Clementine, Fennel & Potatoes

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Photo Credit: Cocoa Bean, the Vegetable, 2017.

 Inspired by one of a recipe from the Jerusalem Cookbook by Yotam Ottolenghi and Sami Tamimi, the dish comes together in just a few minutes and is loaded with healthy seasonal ingredients. The mix of flavors in this dish is absolutely wonderful. The Potatoes, citrus fruit, fennel, thyme, mustard and a generous dose of ouzo (an anise-flavored aperitif) makes a perfect accompaniment to chicken, fish or even chickpeas. An added bonus is that  the potatoes, clementines and fennel all deliver a nice boost in fiber, potassium and iron, not to mention vitamin C, that is much needed during the winter months.

Recipe Adapted From
Cocoa Bean, The Vegetable
April 20, 2017

Serves 4

Ingredients:
3 tablespoons ouzo
2 tablespoons olive oil
1 tablespoon fresh lemon juice
1 tablespoon fresh orange juice
1 tablespoon grainy brown mustard
1 tablespoon light brown sugar
2 tablespoons fennel seeds
3-5 sprigs of fresh thyme
1  1/2 pounds baby Yukon Gold potatoes
1 fennel bulb
2 clementines, whole and washed
Kosher salt, to taste
Ground black pepper, to taste

Directions:
Preheat the oven to 350 ° F.

In a small non-reactive bowl, mix together the ouzo, oil, juices, mustard, sugar and fennel seeds to make the marinade. Set aside.

Using a chef’s knife, cut the fennel bulb in half, and then cut each half in four quarters.

Slice the clementines thinly and crosswise, keeping the skin on.

In a 9 x 11-inch baking dish, combine the potatoes, fennel wedges and clementine slices. Pour over the marinade, stirring gently to ensure everything is coated. Toss in the sprigs of thyme, and season with salt and pepper.

Place the baking dish and bake in the oven for 30 to 45 minutes or until cooked through and vegetables are golden. Add a bit of extra color by putting on the broiler for the last three minutes being careful not to burn the vegetables.

Remove from the oven and transfer the vegetables to a serving platter. Garnish with extra thyme leaves if desired.

    

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Hello, February 2019!

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Hopefully by now, every one who is experiencing winter is embracing the selection of the cold-weather produce. Depending on one’s personal preferences for certain fruits and vegetables that are available, eating can take some adjustment for many. However, it is better for your budget and for the environment, as you are buying what is local and in season. Of course, what is in season in February will vary with your location.

February is a great month for citrus fruits, which are the best source of vitamin C and bioflavonoids that help us strengthen the immune system and prevent seasonal ailments. To better absorb their active ingredients, citrus fruits should be eaten whole (don’t eat the peel unless it’s from certified organic farming, otherwise we’ll most probably eat pesticides).There’s nothing quite like fresh-squeezed orange juice to chase away a chilly winter afternoon and to help keep seasonal maladies at bay. Other allies against cold are dried fruits, which are nutritious and energizing as well as excellent ingredients to prepare savory and light sweets.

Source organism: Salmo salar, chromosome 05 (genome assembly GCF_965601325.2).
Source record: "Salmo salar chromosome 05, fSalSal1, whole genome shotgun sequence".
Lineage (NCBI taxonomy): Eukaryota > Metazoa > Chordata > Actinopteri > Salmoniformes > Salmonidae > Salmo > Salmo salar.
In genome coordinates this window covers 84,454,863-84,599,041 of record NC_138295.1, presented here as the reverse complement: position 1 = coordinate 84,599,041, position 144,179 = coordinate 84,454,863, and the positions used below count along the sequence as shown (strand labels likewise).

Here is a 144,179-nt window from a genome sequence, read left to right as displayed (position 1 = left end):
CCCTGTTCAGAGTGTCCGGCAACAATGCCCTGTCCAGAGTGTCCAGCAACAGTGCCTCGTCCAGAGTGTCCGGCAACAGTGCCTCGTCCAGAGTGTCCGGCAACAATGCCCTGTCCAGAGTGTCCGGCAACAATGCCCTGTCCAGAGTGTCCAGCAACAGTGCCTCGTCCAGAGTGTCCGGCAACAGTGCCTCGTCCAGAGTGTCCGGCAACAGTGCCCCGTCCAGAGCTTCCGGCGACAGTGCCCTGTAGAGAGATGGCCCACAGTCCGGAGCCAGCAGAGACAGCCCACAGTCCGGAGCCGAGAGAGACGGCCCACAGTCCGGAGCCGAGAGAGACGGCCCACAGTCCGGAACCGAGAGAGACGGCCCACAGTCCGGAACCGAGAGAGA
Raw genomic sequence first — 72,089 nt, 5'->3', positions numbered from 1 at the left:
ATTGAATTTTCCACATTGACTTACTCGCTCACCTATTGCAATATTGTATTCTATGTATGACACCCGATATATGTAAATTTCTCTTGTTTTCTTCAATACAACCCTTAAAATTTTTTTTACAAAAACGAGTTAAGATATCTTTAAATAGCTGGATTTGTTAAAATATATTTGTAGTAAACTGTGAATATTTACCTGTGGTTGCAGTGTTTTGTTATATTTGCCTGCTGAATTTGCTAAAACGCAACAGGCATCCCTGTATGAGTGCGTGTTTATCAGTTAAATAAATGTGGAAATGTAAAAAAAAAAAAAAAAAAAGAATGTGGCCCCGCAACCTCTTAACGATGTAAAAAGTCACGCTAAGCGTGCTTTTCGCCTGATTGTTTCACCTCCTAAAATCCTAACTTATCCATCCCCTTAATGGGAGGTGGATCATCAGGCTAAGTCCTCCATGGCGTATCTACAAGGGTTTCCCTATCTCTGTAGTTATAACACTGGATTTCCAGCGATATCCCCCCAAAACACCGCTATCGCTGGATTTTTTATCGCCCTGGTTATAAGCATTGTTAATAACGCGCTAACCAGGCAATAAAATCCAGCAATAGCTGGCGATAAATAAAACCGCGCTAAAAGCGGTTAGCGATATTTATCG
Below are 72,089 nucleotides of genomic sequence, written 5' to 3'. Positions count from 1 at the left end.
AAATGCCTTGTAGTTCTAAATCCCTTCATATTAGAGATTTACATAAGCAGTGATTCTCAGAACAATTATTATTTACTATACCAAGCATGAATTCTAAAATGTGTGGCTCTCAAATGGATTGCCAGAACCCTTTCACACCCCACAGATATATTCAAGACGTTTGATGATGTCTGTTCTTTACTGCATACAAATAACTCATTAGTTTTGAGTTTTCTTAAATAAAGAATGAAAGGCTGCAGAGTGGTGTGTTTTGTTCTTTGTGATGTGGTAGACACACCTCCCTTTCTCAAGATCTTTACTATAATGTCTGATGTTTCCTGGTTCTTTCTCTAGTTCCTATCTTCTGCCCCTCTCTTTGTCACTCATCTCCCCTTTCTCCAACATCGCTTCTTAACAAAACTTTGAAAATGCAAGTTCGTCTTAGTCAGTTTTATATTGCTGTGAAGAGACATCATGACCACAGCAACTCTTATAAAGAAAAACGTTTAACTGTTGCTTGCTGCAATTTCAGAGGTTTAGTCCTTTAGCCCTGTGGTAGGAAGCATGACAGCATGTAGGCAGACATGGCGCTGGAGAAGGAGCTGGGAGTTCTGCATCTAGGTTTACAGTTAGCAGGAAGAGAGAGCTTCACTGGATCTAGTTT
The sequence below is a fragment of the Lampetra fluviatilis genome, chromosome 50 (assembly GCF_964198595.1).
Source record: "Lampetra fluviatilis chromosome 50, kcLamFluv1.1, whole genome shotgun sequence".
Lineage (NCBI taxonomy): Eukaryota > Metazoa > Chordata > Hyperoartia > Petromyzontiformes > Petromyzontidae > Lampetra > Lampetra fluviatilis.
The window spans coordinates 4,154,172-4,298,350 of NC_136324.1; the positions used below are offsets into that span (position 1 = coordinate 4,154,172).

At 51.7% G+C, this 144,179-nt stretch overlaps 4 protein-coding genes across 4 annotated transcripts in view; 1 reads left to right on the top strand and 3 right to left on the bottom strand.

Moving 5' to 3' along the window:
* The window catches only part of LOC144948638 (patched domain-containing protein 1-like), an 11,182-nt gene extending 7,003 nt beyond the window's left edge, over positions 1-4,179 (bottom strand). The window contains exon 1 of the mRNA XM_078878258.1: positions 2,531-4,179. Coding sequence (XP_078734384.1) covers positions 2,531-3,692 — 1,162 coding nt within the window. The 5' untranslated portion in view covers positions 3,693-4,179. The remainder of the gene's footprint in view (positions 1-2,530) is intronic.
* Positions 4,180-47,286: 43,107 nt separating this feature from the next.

As for vegetables, parsnips can be a change of pace. As a root vegetable, they can be used as a substitute for potatoes, carrots and turnips in recipes that you have in your weekly menu rotation.

So at the beginning of each month, we will feature a fruit or vegetable that is season with a few recipes that may spark your interest and please your palate. We just want to help make shopping for seasonal foods a little easier in making your grocery list for the weekly trip to the store, a s well a helping out your wallet!

Seasonal Fruits and Vegetables for February:

Apples
Avocados
Bananas
Beets
Broccoli
Brussels Sprouts
Cabbage
Carrots
Cauliflower
Celery
Clementines
Collard Greens
Endive
Fennel
Garlic
Grapefruit
Kale
Leeks
Lemons
Limes
Mushrooms
Onions
Oranges
Parsnips
Pears
Pomelos
Potatoes
Radicchio
Radishes
Rutabagas
Spinach
Sunchokes
Sweet Potatoes
Swiss Chard
Tangelos
Tangerines
Turnips
Winter Squash

Hello, January 2019!

Grocery shopping is already a pretty time consuming task, but not knowing what to buy when you get there can be overwhelming and pricey during this time of year.

Just know that purchasing seasonal foods is a healthy and cost effective way to approach food shopping, because when you are buying season, the prices at the markets will at the lowest. Also note that supermarkets and grocery stores will also tend to stock up on these items in bulk because they are plentiful, making them less expensive for you—especially when they go on sale.

And remember, you can enjoy the taste of any fruit and vegetable the year-round. Whether is it fresh, frozen, canned, dried, and 100% juiced—-it all counts!

So at the beginning of each month, we will feature a fruit or vegetable that is season with a few recipes that may spark your interest and please your palate. We just want to help make shopping for seasonal foods a little easier in making your grocery list for the weekly trip to the store, a s well a helping out your wallet!

Seasonal Fruits and Vegetables for January:

 

Apples
Beets
Belgian Endive
Brussels Sprouts
Buttercup Squash
Cabbage
Carrots
Cauliflower
Celery
Chicory
Clementines
Dates
Delicata Squash
Grapefruit
Jerusalem Artichokes
Kale
Kiwifruit
Leeks
Lemons
Oranges
Mandarin Oranges
Parsnips
Passion Fruit
Pears
Persimmons
Pineapples
Pomegranates
Potatoes
Red Currants
Rhubarb
Satsumas
Spinach
Sweet Potatoes
Swiss Chard
Tangelos
Tangerines
Turnips
Winter Squash